A new study conducted by the Joint Center for Housing Studies at Harvard University reveals that many Americans will face greater troubles before being able to retire due to decades of damage to personal wealth from the Great Recession.
As a result, the lack of affordable and safe housing for America’s aging population is headed to a crisis point.
“Right now, more than 19 million older adults live in unaffordable or inadequate housing, and that problem will only grow worse in the next two decades as our population ages,” says Lisa Marsh Ryerson, president of AARP Foundation, which provided funding for the report.
According to the report, as the Baby Boom generation ages, the U.S. population aged 65 and over is expected to grow from 48 million to 79 million.
"This growth will increase the demand for housing units with universal design elements such as zero-step entrances, single-floor living, and wide halls and doorways," the center said in a release. "However, only 3.5% of homes offer all three of these features."
So, the simple solution is to renovate housing to accomodate these special features, right? Well, the answer to that is another question: Who's going to pay for that? Not the elderly and here's why.
The Great Recession only officially lasted for less than two years, from 2007 to 2009, but dealt a sharp downward blow to household worth, via unemployment, loss of savings and declines in home equity, the study finds.
The study finds 45% of older owners with mortgages face growing cost burdens.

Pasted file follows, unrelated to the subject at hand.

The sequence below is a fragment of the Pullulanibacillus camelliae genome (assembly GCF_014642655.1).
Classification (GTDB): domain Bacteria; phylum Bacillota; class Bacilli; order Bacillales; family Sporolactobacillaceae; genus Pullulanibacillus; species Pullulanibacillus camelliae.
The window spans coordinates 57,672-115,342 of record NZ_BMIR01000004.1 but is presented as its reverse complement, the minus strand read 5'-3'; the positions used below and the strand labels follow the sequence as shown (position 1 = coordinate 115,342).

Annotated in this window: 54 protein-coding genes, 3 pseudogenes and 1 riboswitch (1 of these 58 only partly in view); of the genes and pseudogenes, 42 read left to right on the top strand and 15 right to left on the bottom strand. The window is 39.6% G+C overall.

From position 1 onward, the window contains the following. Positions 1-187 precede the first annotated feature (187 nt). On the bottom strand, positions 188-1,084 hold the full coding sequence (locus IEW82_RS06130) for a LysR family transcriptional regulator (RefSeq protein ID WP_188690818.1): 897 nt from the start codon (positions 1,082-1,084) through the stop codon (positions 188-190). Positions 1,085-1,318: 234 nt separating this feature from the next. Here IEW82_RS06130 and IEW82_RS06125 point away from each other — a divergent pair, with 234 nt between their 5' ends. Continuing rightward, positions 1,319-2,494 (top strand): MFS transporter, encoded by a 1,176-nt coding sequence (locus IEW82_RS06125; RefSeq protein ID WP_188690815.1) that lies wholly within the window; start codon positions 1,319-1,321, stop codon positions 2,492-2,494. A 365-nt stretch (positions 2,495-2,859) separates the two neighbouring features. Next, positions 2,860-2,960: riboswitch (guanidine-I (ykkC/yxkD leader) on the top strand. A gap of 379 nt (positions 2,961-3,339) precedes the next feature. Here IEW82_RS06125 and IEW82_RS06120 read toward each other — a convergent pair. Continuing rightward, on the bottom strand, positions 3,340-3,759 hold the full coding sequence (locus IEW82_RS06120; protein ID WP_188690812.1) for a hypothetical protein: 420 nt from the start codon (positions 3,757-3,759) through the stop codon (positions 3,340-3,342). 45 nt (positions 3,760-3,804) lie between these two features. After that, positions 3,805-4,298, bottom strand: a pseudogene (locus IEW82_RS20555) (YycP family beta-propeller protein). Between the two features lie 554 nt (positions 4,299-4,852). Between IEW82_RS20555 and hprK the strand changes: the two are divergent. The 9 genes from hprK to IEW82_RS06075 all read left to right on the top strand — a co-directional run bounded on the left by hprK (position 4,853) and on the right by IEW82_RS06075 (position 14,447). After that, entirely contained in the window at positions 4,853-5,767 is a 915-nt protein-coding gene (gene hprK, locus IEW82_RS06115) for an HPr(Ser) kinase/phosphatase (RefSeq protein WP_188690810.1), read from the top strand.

This is partially due to the fact that income levels decline with age. Yes, the study admits, as people age they tend to need less and spend less to get it. But although the cost of living also decreases, the Harvard study quotes research showing that the rate of income declines outpaces spending declines, leaving a vulnerability gap.
From Section 4 on financial burdens facing aging Americans:
The Consumer Expenditure Survey reported the average pre-tax income for households headed by a person aged 65-74 to be $54,100, and average total annual expenditures to be $49,500.3 For the 75 and older group, average income fell to $36,400, while total annual expenditures averaged $38,100—lower than for the 65-74 age group but not by enough to offset parallel income declines, demonstrating how older households must often look to non-income financial reserves to finance daily expenses.
In order to compensate on the income shortfalls, many seniors will cut back on transportation, medicine and even food costs.
“The housing implications of this surge in the older adult population are many,” says Chris Herbert, managing director of the Harvard Joint Center for Housing Studies, “and call for innovative approaches to respond to growing need for housing that is affordable, accessible and linked to supportive services that will grow exponentially over the next two decades.”
The Harvard study echoes concerns voiced by former HUD Secretary Henry Cisneros in an exclusive interview with HousingWire.